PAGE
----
"In one Spirit we were all baptised and one Spirit was given to us all to drink." That was the life-shattering experience of St Paul, which he wrote about in so many wonderful ways. In Acts we are simply told that, "they were all filled with the Holy Spirit," while in St John's Gospel, it is Jesus himself who breathes on the apostles and says, "Receive the Holy Spirit." Whether they are baptised or filled with living water or receive the Spirit as breath and life, one thing is clear from the New Testament, the Holy Spirit is a gift of God given us through and by the Risen Christ, a gift that brings about a radical change in our lives, a gift which unites us to God as his sons and daughters, a gift that enables us to live in Christ and do his redeeming work of preaching the Christian faith by proclaiming the wonders of God not just in word but in deed: for we forgive those who sin against us, while through the gifts of the Spirit we are able to carry out every ministry needed in the Church, complementing one another as the Spirit sees fit. Thus we proclaim the Gospel of Salvation in Jesus Christ to all those who are searching for God and have the humility to repent and believe.
If in the four Gospels it is Jesus of Nazareth, incarnate Son of God, who takes centre stage as, moved by the Spirit, he makes known the Father's love and reveals the face of God in human form, in the Acts and the Epistles of Paul, it is the Holy Spirit who inspires every thought, word and deed of the early Church and enables the first Christians to understand and acknowledge the revelation of Jesus Christ, the Resurrection and the Life, in whose Name alone can men be saved and reconciled with God. Early Church fathers, such as Irenaeus, spoke of the Son and the Spirit as being the right and left hands of God. Trinitarian theology is always heady stuff, so we had better steer clear of that this morning. Suffice it to say that today, the Feast of Pentecost, we focus in a special way on the Person and work of the Holy Spirit, while recognising that the Holy Trinity, being three Persons in one God, is truly one undivided and indivisible God, whose threefold Being has been shared with us, his creatures, created, as we are, in his image and likeness.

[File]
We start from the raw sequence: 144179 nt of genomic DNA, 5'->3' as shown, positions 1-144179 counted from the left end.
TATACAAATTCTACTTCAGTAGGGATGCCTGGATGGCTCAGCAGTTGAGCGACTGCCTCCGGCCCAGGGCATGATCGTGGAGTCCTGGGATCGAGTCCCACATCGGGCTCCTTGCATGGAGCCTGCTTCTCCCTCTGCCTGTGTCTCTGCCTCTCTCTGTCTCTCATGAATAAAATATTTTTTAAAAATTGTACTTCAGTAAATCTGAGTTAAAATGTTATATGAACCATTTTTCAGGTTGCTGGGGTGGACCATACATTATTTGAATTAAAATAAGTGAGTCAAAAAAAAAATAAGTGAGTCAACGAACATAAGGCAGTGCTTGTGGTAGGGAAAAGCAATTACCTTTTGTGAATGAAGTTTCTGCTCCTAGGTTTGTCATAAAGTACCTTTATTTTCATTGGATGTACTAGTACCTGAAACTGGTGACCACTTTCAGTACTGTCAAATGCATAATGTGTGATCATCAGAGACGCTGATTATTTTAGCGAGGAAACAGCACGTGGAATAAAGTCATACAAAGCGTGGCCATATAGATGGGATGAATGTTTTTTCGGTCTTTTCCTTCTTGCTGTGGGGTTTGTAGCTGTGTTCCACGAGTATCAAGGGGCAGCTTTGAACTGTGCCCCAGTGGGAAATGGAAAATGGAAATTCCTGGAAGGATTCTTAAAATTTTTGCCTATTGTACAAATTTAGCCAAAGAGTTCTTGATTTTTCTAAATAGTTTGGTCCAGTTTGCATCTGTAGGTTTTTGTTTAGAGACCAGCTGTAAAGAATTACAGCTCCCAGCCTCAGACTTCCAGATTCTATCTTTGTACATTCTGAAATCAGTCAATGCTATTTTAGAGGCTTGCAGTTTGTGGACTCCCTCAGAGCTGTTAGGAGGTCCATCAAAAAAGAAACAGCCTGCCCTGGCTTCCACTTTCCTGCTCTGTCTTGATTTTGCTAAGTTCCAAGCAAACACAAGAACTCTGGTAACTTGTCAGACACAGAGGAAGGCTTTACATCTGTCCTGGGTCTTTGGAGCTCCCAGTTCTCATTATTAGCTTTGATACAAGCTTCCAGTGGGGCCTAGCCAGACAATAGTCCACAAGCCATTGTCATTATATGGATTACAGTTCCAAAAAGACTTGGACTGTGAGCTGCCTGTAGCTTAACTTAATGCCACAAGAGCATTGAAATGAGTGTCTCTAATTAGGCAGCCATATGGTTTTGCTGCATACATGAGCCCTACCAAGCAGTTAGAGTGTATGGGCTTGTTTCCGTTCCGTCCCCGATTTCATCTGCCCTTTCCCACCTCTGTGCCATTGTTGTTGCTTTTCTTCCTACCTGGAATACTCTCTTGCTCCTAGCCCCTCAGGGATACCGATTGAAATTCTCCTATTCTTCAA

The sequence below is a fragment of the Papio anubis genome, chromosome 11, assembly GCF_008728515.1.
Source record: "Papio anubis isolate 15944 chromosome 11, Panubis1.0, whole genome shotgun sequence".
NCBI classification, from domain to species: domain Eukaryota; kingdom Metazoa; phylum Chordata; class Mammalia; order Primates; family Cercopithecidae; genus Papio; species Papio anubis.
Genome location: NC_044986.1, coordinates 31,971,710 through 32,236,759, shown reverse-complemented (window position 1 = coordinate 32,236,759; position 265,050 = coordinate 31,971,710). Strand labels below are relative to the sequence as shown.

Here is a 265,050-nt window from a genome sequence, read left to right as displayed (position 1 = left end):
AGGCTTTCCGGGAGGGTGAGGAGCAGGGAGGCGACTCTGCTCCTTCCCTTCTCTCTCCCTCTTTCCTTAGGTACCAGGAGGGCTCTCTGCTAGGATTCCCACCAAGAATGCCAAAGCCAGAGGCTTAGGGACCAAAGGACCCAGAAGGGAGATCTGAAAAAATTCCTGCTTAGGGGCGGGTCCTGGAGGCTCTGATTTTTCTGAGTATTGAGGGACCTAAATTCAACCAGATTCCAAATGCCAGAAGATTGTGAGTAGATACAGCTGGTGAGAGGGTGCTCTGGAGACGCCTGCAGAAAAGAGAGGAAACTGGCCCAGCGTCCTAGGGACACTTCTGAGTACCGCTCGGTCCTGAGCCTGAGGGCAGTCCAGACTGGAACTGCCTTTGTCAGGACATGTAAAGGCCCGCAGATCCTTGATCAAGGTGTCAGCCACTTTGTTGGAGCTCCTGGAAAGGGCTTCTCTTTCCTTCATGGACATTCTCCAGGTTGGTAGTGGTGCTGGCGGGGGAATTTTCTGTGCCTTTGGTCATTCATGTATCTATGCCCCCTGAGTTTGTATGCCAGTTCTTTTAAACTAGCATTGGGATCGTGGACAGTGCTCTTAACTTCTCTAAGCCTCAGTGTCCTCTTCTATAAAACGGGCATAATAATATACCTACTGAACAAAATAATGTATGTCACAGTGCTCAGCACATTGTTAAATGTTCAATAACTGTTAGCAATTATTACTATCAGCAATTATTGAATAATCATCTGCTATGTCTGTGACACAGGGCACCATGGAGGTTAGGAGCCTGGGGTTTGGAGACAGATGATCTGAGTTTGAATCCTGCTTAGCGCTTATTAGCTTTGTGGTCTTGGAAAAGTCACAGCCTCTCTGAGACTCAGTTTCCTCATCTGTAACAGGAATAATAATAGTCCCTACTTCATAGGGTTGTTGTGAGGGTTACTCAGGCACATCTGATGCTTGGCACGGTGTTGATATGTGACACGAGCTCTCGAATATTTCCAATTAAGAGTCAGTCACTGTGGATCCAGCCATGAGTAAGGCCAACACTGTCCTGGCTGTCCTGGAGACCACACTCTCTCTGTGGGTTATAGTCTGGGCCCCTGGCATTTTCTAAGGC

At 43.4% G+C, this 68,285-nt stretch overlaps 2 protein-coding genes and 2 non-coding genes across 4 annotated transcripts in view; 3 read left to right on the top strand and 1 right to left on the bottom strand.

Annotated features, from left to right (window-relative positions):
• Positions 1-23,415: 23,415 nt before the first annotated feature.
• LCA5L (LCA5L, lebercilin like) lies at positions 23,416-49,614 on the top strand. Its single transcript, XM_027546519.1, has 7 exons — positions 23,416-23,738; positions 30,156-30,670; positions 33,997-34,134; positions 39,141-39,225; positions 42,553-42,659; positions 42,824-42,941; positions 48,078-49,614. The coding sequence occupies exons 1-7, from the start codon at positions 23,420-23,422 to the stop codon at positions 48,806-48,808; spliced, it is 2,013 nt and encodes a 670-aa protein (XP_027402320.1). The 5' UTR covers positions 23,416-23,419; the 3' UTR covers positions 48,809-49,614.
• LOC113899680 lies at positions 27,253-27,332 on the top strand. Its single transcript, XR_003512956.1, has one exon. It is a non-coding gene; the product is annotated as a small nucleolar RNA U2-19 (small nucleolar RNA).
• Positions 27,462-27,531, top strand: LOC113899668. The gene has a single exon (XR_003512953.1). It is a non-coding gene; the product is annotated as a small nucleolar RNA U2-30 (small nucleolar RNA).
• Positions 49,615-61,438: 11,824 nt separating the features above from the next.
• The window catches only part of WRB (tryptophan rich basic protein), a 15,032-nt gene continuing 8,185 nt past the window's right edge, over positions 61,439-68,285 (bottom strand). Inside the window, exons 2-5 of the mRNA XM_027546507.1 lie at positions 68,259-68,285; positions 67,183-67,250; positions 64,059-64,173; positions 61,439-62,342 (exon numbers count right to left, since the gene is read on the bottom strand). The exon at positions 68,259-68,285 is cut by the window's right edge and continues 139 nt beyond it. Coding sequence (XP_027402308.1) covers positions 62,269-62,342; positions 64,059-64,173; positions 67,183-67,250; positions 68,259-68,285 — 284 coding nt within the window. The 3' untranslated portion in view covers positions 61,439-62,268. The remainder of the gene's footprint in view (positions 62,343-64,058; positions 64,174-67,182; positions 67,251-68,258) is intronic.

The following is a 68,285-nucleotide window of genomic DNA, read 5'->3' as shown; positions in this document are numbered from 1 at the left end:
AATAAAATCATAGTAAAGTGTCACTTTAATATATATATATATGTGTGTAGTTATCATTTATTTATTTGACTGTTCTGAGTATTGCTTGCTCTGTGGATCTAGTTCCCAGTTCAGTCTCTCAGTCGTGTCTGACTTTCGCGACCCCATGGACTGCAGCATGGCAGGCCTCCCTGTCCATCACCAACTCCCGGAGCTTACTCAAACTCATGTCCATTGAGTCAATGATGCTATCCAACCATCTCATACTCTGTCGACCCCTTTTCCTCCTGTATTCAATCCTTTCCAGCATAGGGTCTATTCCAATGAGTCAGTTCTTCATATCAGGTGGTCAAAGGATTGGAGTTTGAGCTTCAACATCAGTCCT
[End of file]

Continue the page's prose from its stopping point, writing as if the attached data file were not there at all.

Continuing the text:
One thing that always strikes me about the mentioning and appearing of the Holy Spirit in the New Testament is the joy and excitement his presence brings to individuals, families and communities, indeed to the whole Church. Then there is the element of surprise. Who more surprised, even shocked, than Our Lady when the Archangel Gabriel informed her of the Holy Spirit's work and her role in the Mystery of the Incarnation? Where the Spirit is, there is Jesus.
Think of the Sacraments: it is the Spirit who sanctifies the water, but Jesus who baptises; it is the Spirit who is received, but Jesus who confirms; it is the Spirit who consecrates, but Jesus who is present in the Blessed Sacrament of the Altar; it is through the power of the Spirit that Jesus absolves us of our sins; it is the Spirit who brings a man and a woman together, yet Christ who blesses their union, the Spirit making it fruitful; it is the Spirit who is ordains a priest to become alter Christus, another Christ; it is the Spirit who anoints, yet Christ who heals. You can see where the idea of the right and left hands of God came from. We live (if only we are aware of it and allow God to be God in us), we live entirely in his embrace. There is no aspect of our lives that God does not touch and make holy through the coming and indwelling of the Spirit. In fact, it is the Holy Spirit who gives us the mind and heart of Christ and so makes us pleasing to the Father. It is the Spirit who enables us to pray and to cry out. "Abba, Father." Today, not only do we give thanks for the gift of the Spirit: we ask to become more conscious of his presence within us and so live each day guided only by the Holy Spirit.